Anime Impressions: Your Lie in April

5 mins read
Impressions by Clark A.
Anyone sentimental can attest to the strain that occurs upon performing a task associated with powerful memories. For me, it’s as trivial as revisiting particularly nostalgic games from my childhood, but others such as Kousei Arima aren’t quite so fortuitous with their ticks. Arima dreads playing the piano because of his inability to hear his own notes; an impediment fuelled by profound sadness he’s been keeping in the freezer.

His tale might take place in a story that reeks of being a conventional slice of life story, complete with all the obligatory romance elements interspersed throughout, but just a few episodes in it’s already one of the most fascinating explorations of a protagonist’s psyche in recent years. It is revealed very early that becoming a world-class pianist was not actually Arima’s dream but that of his deceased mother. She wasn’t all that kind a motivator, abusing him and pushing him forward for the sake of achieving what she never had the chance to do. Nonetheless, Arima became a prodigy under her wing.
Of course, the death of Arima’s instructor – his mother – leads to his aforementioned struggle playing the piano. Not only that; Arima becomes disenfranchised and detached from daily life.

And yet, Arima’s vision of his mother doesn’t seem to be marred by stereotypical teenage angst. Flashbacks depict her personality as being more than one-note and as such she is viewed by her son from uniquely human light. Respect, adoration, resentment, obligation – it’s all there in Arima’s mind.

Now, one can’t accurately conduct psychoanalysis of either character at this point, but Arima appears to be fully conscious of his parent’s overbearing Tiger Mother behaviour and her extremities, yet his internal judgment of the woman is eerily authentic in its complexity. This anime has the rare opportunity to defy the traditionally very linear arc of the main character’s emotions towards a parental figure and, so far, it’s the source of this story’s underlying success.
The central plot, meanwhile, is primarily chugged along by the introduction of Kaori Miyazono, a violinist who’s stunning in more ways than one. Enraptured by her instrumental prowess (and after much meddling from his childhood friends), the meek Arima becomes increasingly entangled in her musical endeavours. One onlooker aptly analyses their dynamic, saying, “Synthetic and all-natural. Talk about a mismatched couple”.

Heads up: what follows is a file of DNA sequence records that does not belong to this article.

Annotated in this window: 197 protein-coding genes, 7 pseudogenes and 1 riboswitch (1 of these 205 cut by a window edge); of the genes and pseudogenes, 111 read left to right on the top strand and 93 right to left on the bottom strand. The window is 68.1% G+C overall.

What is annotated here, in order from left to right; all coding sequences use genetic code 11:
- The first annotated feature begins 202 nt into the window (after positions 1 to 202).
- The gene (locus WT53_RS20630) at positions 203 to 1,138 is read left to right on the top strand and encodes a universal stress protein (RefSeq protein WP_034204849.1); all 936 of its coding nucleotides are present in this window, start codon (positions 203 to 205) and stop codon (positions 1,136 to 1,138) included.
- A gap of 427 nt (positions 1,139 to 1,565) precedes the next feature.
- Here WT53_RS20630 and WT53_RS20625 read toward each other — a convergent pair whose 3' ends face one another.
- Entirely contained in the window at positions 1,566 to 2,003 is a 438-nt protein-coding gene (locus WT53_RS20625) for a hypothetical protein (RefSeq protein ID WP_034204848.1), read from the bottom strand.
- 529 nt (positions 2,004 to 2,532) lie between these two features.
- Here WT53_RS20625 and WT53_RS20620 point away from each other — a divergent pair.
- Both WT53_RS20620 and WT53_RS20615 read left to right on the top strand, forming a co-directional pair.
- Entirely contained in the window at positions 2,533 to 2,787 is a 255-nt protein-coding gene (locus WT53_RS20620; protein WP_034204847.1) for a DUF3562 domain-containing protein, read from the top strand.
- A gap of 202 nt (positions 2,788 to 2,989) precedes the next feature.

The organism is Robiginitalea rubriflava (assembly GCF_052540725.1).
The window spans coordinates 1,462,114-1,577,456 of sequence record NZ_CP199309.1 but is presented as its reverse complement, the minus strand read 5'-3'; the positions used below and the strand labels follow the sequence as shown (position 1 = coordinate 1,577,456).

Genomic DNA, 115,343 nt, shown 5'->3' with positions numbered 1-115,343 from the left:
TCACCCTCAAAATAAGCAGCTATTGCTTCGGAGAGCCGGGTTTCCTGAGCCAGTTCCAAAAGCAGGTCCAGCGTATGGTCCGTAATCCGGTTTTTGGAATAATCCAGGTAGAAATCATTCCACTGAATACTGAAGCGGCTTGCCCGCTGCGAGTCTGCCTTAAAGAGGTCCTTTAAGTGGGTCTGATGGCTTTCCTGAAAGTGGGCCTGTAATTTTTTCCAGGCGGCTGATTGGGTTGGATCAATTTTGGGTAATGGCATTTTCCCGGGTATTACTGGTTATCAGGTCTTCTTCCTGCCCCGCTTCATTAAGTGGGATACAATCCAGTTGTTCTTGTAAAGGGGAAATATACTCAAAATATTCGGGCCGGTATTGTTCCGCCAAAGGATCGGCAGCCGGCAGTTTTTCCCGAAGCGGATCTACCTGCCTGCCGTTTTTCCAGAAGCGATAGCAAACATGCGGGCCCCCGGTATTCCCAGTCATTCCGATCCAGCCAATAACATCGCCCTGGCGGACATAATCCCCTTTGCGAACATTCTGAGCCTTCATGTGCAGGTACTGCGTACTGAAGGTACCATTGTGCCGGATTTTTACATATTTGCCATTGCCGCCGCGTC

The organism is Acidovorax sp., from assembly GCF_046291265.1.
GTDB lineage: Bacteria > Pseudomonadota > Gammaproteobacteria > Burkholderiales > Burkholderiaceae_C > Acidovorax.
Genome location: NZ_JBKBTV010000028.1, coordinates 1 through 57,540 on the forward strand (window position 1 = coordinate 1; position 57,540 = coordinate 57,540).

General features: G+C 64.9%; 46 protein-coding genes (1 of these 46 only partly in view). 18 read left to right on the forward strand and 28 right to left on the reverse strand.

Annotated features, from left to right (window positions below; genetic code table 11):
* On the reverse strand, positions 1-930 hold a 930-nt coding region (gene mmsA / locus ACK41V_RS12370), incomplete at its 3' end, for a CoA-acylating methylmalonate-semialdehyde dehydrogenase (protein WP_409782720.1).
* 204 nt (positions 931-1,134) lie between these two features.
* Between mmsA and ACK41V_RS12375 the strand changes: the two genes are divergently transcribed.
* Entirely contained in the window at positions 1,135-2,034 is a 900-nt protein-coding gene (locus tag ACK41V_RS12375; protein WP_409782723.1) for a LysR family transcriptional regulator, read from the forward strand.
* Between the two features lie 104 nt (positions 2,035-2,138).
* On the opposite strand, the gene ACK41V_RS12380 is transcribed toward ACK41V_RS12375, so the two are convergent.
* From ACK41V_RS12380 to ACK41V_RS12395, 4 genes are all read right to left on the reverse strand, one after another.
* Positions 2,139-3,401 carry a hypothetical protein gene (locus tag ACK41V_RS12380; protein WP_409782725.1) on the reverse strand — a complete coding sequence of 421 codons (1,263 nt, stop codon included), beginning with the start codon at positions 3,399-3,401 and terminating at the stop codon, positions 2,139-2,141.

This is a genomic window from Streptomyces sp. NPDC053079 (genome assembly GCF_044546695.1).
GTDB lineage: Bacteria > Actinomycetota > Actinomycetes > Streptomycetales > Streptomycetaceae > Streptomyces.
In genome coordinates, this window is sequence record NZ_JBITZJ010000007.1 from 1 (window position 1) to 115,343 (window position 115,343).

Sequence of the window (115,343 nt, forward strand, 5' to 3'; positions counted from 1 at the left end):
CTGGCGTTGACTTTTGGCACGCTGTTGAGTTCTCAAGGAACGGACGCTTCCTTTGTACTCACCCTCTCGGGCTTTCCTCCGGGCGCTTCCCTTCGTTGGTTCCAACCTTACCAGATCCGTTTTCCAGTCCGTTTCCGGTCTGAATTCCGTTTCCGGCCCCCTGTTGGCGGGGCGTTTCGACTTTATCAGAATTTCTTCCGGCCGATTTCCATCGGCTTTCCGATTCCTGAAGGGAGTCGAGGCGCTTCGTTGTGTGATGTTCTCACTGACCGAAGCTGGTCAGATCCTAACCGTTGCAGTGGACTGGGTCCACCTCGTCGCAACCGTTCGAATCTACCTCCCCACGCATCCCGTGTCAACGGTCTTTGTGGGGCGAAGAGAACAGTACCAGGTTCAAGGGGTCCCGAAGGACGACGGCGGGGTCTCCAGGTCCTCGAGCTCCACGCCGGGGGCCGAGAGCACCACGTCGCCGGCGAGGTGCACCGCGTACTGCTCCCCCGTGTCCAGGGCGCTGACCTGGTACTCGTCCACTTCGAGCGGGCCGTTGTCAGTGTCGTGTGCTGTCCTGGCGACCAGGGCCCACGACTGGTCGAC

Arima’s half-hearted, melancholy monologues are nicely juxtaposed by drawn out scenes of Miyazono trumpeting her vibrant, passionate melodies. It’s refreshing that neither lead character is so cartoonishly embellished that they feel like caricatures as well. Arima has friends and he’s evidently able to find enjoyment in his mundane life; he’s simply jaded in his current state. Arima “uses” the piano but purely for the sake of transcribing; his passion for playing it has all but withered.

Likewise, Miyazono isn’t a goddess incapable of wrath or disgust, often playing the comically over-sensitive girl, but she’s far more content. The second episode explores Miyazono’s free spirit in greater depth, highlighting her unconventional creativity above all. She doesn’t need to fly off on constant philosophical tangents to engage the viewers nor Arima; the raw emotion in the atmosphere becomes instantly tangible thanks to stellar animation that accentuates Miyazono’s lively spirit.
The show might well lean on the conventional slice of life elements down the stretch, of course (poor Arima seems fated to die of blood loss at some point from all the slapstick gags), but there’s enough going on to warrant deeper analysis. With writing so undeniably strong, it’s a sound assumption that Your Lie in April won’t squander its substantial subplots and first-rate characterisation. It will be exciting to see whether it can step into “classic” territory, however.
– Clark A.
Anime Editor
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